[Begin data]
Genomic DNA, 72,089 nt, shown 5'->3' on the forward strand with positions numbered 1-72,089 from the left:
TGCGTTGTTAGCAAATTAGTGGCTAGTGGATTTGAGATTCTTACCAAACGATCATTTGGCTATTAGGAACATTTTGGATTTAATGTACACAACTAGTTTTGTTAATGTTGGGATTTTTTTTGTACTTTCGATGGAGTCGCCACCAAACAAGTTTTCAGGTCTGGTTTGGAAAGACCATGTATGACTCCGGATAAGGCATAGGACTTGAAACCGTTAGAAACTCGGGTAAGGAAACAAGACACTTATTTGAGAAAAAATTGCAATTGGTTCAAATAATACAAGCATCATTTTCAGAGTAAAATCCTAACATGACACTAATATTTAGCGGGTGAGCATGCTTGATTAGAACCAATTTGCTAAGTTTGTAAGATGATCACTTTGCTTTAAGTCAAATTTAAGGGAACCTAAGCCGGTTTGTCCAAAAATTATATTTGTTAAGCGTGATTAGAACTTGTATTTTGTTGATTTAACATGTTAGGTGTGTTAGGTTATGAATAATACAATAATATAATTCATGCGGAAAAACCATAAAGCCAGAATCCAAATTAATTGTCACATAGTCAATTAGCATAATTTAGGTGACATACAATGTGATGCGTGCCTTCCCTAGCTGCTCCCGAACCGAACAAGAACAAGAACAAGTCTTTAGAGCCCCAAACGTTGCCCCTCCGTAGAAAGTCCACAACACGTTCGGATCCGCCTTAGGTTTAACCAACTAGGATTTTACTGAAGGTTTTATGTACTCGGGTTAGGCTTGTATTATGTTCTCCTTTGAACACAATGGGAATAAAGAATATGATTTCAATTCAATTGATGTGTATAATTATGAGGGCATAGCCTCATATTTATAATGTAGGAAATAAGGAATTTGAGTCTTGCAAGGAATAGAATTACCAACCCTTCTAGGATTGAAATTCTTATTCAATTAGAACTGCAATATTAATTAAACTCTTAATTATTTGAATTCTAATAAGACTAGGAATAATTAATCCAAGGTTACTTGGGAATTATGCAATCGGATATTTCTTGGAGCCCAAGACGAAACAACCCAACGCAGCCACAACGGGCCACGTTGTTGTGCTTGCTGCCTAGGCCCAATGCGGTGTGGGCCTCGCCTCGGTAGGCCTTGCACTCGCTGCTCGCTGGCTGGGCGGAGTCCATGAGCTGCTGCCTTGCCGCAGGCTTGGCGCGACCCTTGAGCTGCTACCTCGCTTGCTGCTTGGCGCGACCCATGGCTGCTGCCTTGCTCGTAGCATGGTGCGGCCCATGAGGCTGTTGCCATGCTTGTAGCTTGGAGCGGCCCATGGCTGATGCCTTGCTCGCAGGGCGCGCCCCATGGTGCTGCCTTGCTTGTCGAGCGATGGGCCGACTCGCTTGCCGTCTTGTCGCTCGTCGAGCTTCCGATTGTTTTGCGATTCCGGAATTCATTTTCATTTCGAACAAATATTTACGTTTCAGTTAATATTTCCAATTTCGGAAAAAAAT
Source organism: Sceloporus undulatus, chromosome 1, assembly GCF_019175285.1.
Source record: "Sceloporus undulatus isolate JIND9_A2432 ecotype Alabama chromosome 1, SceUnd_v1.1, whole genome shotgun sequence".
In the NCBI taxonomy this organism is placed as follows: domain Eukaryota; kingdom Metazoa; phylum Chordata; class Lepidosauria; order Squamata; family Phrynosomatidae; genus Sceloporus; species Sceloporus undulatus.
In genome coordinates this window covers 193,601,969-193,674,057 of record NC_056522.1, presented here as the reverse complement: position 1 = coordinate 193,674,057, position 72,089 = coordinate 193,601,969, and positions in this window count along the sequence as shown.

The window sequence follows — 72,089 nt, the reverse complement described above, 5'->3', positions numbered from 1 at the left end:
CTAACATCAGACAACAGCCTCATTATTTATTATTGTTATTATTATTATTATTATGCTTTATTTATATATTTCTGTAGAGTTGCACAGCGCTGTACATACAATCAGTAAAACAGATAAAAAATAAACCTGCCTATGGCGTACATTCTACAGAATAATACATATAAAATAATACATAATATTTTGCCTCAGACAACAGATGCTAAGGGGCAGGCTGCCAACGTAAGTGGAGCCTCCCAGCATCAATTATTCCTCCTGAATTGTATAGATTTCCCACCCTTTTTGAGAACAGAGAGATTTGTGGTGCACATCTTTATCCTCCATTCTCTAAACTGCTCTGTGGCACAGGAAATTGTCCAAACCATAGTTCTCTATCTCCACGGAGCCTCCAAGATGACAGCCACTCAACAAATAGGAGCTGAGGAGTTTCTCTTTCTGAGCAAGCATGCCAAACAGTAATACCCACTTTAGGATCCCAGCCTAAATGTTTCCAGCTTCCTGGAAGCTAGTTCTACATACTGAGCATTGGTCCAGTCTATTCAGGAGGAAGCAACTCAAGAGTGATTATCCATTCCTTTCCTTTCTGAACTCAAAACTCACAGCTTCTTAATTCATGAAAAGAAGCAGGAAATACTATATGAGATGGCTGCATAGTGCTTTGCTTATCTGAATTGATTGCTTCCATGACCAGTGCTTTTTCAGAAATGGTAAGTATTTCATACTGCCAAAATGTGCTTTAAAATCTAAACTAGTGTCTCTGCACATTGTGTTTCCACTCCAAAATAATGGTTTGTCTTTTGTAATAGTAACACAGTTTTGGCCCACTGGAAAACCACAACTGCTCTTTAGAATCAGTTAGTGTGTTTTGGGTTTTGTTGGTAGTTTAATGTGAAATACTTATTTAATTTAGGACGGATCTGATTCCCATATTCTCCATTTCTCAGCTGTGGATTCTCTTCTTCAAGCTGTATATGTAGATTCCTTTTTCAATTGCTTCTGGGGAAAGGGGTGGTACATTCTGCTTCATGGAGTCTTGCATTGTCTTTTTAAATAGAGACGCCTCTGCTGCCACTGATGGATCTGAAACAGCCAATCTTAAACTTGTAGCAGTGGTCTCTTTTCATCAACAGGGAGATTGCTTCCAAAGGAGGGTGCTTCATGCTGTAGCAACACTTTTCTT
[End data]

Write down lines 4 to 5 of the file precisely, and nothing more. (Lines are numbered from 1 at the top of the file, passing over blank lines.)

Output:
Source record: "Sceloporus undulatus isolate JIND9_A2432 ecotype Alabama chromosome 1, SceUnd_v1.1, whole genome shotgun sequence".
In the NCBI taxonomy this organism is placed as follows: domain Eukaryota; kingdom Metazoa; phylum Chordata; class Lepidosauria; order Squamata; family Phrynosomatidae; genus Sceloporus; species Sceloporus undulatus.